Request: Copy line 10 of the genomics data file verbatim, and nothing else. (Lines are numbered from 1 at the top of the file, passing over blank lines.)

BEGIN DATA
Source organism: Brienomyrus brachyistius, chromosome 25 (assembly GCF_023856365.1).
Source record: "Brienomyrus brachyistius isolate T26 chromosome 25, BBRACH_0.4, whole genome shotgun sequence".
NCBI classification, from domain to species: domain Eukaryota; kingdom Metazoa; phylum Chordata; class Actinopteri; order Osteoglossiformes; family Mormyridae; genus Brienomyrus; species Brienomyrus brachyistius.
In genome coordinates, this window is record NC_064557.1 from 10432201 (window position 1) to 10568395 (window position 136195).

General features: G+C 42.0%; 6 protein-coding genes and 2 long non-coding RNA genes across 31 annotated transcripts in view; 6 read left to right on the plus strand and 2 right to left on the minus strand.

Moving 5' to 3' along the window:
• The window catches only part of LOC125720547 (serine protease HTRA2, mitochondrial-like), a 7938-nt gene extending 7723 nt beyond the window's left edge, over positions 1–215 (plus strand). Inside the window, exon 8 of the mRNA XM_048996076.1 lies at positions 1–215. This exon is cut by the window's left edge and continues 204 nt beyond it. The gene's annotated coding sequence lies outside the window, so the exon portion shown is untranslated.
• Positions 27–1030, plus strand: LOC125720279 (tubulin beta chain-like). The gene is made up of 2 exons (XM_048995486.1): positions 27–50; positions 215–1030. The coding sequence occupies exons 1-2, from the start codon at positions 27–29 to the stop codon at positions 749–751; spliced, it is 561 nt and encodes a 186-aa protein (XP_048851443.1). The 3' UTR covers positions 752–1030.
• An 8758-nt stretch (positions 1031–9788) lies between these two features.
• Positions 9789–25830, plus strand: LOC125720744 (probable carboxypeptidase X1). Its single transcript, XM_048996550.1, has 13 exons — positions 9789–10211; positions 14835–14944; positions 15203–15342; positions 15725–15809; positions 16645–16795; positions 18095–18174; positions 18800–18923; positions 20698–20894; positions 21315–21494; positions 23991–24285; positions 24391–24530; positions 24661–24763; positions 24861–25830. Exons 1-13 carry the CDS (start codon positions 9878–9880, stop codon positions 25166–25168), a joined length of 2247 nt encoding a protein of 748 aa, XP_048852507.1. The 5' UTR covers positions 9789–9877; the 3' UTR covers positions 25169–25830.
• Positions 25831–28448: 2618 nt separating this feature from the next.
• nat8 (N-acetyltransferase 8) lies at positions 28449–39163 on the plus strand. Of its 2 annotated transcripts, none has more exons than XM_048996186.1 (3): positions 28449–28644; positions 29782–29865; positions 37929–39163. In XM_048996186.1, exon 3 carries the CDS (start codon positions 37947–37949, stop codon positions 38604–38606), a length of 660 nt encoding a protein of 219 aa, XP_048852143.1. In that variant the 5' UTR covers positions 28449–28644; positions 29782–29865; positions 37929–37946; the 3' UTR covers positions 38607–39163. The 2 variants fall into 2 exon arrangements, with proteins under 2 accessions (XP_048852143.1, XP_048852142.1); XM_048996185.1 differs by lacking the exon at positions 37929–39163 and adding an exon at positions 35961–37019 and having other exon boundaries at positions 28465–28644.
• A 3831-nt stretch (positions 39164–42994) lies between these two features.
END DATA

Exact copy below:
• Positions 9789–25830, plus strand: LOC125720744 (probable carboxypeptidase X1). Its single transcript, XM_048996550.1, has 13 exons — positions 9789–10211; positions 14835–14944; positions 15203–15342; positions 15725–15809; positions 16645–16795; positions 18095–18174; positions 18800–18923; positions 20698–20894; positions 21315–21494; positions 23991–24285; positions 24391–24530; positions 24661–24763; positions 24861–25830. Exons 1-13 carry the CDS (start codon positions 9878–9880, stop codon positions 25166–25168), a joined length of 2247 nt encoding a protein of 748 aa, XP_048852507.1. The 5' UTR covers positions 9789–9877; the 3' UTR covers positions 25169–25830.